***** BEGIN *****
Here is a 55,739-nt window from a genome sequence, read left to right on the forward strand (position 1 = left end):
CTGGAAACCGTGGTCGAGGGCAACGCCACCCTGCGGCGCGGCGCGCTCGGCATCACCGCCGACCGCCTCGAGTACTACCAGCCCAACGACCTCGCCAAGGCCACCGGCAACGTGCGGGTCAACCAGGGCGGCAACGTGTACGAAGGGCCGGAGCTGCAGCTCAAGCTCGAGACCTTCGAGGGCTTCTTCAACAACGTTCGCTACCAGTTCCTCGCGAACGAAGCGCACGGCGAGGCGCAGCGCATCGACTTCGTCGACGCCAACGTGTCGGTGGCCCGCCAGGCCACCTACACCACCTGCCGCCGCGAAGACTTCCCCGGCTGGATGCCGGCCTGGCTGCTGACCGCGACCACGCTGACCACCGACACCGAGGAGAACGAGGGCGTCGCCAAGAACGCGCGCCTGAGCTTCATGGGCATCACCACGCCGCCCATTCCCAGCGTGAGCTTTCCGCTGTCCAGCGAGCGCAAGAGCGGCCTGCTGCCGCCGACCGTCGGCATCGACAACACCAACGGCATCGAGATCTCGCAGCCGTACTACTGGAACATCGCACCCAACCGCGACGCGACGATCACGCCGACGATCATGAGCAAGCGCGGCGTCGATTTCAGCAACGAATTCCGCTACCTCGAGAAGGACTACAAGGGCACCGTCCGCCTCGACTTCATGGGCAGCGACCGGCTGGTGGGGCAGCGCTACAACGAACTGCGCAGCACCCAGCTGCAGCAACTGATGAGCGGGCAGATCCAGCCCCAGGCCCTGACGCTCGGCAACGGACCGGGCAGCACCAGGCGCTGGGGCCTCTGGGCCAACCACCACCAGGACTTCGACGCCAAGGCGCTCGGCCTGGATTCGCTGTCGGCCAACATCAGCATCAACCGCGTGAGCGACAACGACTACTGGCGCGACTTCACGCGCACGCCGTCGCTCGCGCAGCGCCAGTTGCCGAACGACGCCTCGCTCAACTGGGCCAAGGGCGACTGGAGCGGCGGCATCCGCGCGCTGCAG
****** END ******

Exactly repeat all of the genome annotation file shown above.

Here is a 55,739-nt window from a genome sequence, read left to right on the forward strand (position 1 = left end):
CTGGAAACCGTGGTCGAGGGCAACGCCACCCTGCGGCGCGGCGCGCTCGGCATCACCGCCGACCGCCTCGAGTACTACCAGCCCAACGACCTCGCCAAGGCCACCGGCAACGTGCGGGTCAACCAGGGCGGCAACGTGTACGAAGGGCCGGAGCTGCAGCTCAAGCTCGAGACCTTCGAGGGCTTCTTCAACAACGTTCGCTACCAGTTCCTCGCGAACGAAGCGCACGGCGAGGCGCAGCGCATCGACTTCGTCGACGCCAACGTGTCGGTGGCCCGCCAGGCCACCTACACCACCTGCCGCCGCGAAGACTTCCCCGGCTGGATGCCGGCCTGGCTGCTGACCGCGACCACGCTGACCACCGACACCGAGGAGAACGAGGGCGTCGCCAAGAACGCGCGCCTGAGCTTCATGGGCATCACCACGCCGCCCATTCCCAGCGTGAGCTTTCCGCTGTCCAGCGAGCGCAAGAGCGGCCTGCTGCCGCCGACCGTCGGCATCGACAACACCAACGGCATCGAGATCTCGCAGCCGTACTACTGGAACATCGCACCCAACCGCGACGCGACGATCACGCCGACGATCATGAGCAAGCGCGGCGTCGATTTCAGCAACGAATTCCGCTACCTCGAGAAGGACTACAAGGGCACCGTCCGCCTCGACTTCATGGGCAGCGACCGGCTGGTGGGGCAGCGCTACAACGAACTGCGCAGCACCCAGCTGCAGCAACTGATGAGCGGGCAGATCCAGCCCCAGGCCCTGACGCTCGGCAACGGACCGGGCAGCACCAGGCGCTGGGGCCTCTGGGCCAACCACCACCAGGACTTCGACGCCAAGGCGCTCGGCCTGGATTCGCTGTCGGCCAACATCAGCATCAACCGCGTGAGCGACAACGACTACTGGCGCGACTTCACGCGCACGCCGTCGCTCGCGCAGCGCCAGTTGCCGAACGACGCCTCGCTCAACTGGGCCAAGGGCGACTGGAGCGGCGGCATCCGCGCGCTGCAG